Ever see two sows fight it out for the right to the feed trough? I have. It’s not pretty. Gestation crates were created to help prevent the harm that sows do to each other when they are regrouped after their piglets are weaned. In a naturally aggressive state, like right after their piglets are weaned, sows develop a hierarchy in each social group through shoving, biting and hitting. It often lasts a day or two, and there can be serious damage to the sows and equipment in some cases. That is their natural animal behavior.
Yet still the Humane Society of the United States (HSUS) is pushing to end gestation crates, as evidenced by today’s filing with the Federal Trade Commission (FTC) against the National Pork Producers Council:
The Humane Society of the United States filed a legal complaint with the Federal Trade Commission, asserting that the National Pork Producers Council is engaging in deceptive advertising related to animal well-being in violation of the Federal Trade Commission Act.
The complaint alleges that the pork industry’s public descriptions of its "We Care Initiative" and deceptively titled "Pork Quality Assurance Plus" program are riddled with numerous false claims regarding the welfare of pigs, including the trade group’s patently false claim that its PQA Plus program helps to "ensure that all animals in the pork industry continue to receive humane care and handling."
The complaint explains how the abusive practices allowed by the We Care and PQA Plus programs are fundamentally inconsistent with the Pork Council’s public claims. The HSUS and other organizations have regularly documented practices in the pork industry that most consumers do not consider humane such as the extreme confinement of breeding sows in two-foot-wide metal cages, and painful procedures such as tail "docking," which is typically performed without any form of pain relief. —HSUS press release 4-18-2012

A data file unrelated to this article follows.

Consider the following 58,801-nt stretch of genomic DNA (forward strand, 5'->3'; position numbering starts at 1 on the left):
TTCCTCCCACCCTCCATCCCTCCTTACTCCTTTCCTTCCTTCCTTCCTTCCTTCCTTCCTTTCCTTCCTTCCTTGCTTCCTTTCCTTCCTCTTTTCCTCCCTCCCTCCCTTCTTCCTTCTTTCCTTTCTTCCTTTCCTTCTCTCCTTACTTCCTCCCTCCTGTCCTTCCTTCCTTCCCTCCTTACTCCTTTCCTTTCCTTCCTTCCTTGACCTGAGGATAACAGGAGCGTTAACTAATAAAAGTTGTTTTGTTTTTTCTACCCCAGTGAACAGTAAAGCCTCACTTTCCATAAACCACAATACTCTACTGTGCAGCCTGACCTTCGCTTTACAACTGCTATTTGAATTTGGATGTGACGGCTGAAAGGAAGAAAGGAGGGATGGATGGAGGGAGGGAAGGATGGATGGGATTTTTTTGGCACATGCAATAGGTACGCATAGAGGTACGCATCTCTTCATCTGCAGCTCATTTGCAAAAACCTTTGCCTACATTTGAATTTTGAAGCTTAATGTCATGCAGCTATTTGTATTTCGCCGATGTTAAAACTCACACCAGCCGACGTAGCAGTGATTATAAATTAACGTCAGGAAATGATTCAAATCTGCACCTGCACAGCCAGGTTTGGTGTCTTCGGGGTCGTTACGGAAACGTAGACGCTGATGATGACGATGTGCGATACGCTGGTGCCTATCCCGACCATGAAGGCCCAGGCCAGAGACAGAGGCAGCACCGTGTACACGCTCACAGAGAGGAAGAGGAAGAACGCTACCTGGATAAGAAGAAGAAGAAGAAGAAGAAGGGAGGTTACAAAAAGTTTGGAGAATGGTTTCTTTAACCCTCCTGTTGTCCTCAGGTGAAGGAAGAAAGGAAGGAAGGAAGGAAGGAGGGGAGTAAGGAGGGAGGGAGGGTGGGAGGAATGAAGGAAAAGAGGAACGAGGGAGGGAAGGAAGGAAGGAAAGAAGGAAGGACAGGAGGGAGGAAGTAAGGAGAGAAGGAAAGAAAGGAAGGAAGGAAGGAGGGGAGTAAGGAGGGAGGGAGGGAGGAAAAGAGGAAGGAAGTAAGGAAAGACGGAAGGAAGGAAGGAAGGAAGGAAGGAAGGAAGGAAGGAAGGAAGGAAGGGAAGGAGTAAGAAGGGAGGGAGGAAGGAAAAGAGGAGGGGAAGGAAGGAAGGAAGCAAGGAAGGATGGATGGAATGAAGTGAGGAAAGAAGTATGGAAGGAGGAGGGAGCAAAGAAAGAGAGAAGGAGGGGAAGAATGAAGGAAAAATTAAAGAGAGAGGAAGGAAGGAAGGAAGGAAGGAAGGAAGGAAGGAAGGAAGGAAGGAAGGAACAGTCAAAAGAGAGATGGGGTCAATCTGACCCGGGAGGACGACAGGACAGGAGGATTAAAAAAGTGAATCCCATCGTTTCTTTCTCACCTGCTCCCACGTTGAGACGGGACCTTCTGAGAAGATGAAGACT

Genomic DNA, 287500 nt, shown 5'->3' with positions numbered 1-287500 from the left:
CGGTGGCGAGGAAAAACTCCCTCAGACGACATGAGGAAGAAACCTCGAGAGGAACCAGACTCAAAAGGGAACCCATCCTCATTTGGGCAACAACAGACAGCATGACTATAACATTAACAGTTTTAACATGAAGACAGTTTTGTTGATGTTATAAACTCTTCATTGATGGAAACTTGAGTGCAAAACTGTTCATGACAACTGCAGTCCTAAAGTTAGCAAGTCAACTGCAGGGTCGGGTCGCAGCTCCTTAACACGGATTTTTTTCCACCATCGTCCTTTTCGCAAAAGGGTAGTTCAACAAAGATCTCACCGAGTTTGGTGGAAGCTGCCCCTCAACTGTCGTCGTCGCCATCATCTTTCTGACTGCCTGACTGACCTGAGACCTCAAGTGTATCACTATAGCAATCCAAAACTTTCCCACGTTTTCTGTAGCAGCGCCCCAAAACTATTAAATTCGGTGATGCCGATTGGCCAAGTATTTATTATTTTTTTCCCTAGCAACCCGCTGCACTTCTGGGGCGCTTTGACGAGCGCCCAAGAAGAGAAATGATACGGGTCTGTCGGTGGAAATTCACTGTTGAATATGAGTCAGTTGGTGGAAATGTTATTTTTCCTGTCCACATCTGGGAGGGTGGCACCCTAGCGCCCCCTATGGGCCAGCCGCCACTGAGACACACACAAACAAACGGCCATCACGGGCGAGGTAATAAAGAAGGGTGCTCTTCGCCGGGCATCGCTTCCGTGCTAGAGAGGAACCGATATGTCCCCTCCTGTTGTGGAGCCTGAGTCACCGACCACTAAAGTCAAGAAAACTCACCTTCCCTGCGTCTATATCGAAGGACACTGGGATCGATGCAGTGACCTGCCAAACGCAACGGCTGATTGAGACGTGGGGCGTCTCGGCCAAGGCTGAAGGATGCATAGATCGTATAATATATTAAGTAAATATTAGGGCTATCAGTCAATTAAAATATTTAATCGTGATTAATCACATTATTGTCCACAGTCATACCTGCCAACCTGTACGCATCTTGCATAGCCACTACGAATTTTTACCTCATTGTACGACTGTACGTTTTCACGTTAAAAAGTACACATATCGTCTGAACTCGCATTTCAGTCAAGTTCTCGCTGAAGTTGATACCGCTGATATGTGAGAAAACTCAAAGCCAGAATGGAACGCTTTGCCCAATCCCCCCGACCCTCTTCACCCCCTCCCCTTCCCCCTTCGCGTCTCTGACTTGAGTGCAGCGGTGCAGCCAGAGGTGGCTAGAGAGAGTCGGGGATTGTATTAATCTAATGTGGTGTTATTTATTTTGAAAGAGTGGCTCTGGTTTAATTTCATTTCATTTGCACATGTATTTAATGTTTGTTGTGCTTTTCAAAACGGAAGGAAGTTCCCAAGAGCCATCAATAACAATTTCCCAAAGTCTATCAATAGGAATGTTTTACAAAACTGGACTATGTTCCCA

What worries me the most is HSUS’ attack on the producer program's "We Care Initiative" and "Pork Quality Assurance Plus." In my opinion, these producer programs are vital in educating producers on new animal health protocols, preventing disease contamination and maintaining meat quality.
It’s ironic that HSUS uses the FTC route, because just a couple of months ago it was their turn at the defense. In February, watchdog group HumaneWatch, operated by the nonprofit Center for Consumer Freedom, filed an FTC complaint about HSUS’ deceptive fundraising tactics.
What is your opinion on gestation crates, tail docking and the Pork Quality Assurance Plus program? Any hog producers want to comment? Type your thoughts below or e-mail me at firstname.lastname@example.org.